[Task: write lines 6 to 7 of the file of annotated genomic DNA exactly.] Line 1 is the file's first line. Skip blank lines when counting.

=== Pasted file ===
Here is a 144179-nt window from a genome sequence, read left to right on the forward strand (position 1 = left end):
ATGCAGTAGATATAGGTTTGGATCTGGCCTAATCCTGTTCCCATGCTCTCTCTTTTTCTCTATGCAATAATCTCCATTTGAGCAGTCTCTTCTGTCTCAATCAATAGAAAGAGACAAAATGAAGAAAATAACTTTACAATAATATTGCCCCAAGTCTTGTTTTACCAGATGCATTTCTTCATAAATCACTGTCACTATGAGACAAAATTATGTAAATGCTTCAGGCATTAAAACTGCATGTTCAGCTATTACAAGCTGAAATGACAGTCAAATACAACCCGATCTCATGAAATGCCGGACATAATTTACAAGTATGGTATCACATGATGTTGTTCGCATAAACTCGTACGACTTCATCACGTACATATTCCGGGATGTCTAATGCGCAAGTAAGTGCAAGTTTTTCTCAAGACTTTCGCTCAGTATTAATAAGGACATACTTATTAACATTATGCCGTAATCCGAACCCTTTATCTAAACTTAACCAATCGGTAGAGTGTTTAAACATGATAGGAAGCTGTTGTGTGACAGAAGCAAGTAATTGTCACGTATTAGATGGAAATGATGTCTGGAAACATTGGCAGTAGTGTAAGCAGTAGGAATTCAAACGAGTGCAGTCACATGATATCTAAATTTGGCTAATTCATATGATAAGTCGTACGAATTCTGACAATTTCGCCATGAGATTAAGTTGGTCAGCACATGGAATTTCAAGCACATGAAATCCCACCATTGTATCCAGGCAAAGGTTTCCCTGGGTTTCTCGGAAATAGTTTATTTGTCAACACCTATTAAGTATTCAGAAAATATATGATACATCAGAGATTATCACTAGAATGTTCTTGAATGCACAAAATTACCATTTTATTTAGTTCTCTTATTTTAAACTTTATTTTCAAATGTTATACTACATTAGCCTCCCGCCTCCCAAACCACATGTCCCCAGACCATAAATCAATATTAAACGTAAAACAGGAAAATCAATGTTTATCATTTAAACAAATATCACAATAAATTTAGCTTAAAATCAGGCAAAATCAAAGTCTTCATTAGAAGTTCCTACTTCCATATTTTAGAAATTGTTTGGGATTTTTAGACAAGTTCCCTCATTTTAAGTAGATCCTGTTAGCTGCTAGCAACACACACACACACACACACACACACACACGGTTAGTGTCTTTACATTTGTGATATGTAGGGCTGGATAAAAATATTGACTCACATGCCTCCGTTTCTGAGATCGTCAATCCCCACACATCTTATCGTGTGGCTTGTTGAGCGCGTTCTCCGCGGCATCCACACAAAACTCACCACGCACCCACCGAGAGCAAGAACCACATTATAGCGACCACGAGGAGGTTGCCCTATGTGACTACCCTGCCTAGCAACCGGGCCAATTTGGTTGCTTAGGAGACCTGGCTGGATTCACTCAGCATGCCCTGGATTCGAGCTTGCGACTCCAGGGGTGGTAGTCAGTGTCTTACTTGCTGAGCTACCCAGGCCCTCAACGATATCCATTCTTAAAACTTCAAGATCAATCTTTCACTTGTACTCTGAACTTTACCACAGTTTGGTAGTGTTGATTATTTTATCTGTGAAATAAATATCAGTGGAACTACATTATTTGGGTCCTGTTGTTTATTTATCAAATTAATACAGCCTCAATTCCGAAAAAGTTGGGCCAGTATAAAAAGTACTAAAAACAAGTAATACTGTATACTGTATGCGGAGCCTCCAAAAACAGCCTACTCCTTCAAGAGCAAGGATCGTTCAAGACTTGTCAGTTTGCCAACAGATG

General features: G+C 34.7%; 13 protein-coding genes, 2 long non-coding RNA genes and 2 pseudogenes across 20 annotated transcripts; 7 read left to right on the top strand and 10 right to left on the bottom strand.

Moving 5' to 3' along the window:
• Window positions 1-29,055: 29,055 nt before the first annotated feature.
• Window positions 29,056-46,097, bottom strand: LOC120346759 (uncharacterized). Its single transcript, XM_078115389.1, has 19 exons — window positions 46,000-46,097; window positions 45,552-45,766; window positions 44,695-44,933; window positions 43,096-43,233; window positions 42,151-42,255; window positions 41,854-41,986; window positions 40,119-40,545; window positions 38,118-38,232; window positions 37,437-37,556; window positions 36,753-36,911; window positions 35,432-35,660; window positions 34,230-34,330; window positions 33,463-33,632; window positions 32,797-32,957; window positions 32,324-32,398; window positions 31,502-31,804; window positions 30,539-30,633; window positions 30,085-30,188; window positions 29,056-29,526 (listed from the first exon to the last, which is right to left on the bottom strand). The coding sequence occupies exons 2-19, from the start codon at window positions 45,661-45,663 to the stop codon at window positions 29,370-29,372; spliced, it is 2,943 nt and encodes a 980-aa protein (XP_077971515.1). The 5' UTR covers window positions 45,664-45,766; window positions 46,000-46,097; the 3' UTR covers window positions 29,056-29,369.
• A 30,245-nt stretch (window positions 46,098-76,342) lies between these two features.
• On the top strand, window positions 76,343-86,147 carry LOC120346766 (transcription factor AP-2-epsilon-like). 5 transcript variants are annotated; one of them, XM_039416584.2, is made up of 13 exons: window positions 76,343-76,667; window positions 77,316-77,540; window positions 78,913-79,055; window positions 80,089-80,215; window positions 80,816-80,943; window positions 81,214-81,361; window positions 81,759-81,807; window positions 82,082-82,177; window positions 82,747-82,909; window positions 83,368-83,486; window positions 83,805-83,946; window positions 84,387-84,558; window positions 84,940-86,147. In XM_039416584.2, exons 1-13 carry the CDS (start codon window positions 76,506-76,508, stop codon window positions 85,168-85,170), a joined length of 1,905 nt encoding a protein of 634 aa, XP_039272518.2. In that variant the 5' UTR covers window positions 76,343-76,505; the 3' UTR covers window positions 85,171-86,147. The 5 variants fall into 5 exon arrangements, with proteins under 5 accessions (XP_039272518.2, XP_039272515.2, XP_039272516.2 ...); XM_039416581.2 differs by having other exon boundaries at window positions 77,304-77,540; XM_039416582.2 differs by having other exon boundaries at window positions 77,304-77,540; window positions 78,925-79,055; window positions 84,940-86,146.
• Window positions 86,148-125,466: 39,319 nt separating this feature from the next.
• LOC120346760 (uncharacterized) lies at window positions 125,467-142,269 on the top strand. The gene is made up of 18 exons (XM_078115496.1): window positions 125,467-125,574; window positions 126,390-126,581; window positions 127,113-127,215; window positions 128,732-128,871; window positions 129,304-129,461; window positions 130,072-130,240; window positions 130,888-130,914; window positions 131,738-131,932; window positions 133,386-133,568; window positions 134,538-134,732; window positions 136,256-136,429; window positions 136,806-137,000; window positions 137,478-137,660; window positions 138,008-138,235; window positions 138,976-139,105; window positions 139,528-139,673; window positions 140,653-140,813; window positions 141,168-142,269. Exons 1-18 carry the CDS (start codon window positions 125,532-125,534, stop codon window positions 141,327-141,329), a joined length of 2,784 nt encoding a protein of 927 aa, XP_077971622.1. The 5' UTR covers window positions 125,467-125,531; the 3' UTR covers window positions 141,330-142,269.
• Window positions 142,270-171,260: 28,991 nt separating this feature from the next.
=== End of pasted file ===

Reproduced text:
• Window positions 29,056-46,097, bottom strand: LOC120346759 (uncharacterized). Its single transcript, XM_078115389.1, has 19 exons — window positions 46,000-46,097; window positions 45,552-45,766; window positions 44,695-44,933; window positions 43,096-43,233; window positions 42,151-42,255; window positions 41,854-41,986; window positions 40,119-40,545; window positions 38,118-38,232; window positions 37,437-37,556; window positions 36,753-36,911; window positions 35,432-35,660; window positions 34,230-34,330; window positions 33,463-33,632; window positions 32,797-32,957; window positions 32,324-32,398; window positions 31,502-31,804; window positions 30,539-30,633; window positions 30,085-30,188; window positions 29,056-29,526 (listed from the first exon to the last, which is right to left on the bottom strand). The coding sequence occupies exons 2-19, from the start codon at window positions 45,661-45,663 to the stop codon at window positions 29,370-29,372; spliced, it is 2,943 nt and encodes a 980-aa protein (XP_077971515.1). The 5' UTR covers window positions 45,664-45,766; window positions 46,000-46,097; the 3' UTR covers window positions 29,056-29,369.
• A 30,245-nt stretch (window positions 46,098-76,342) lies between these two features.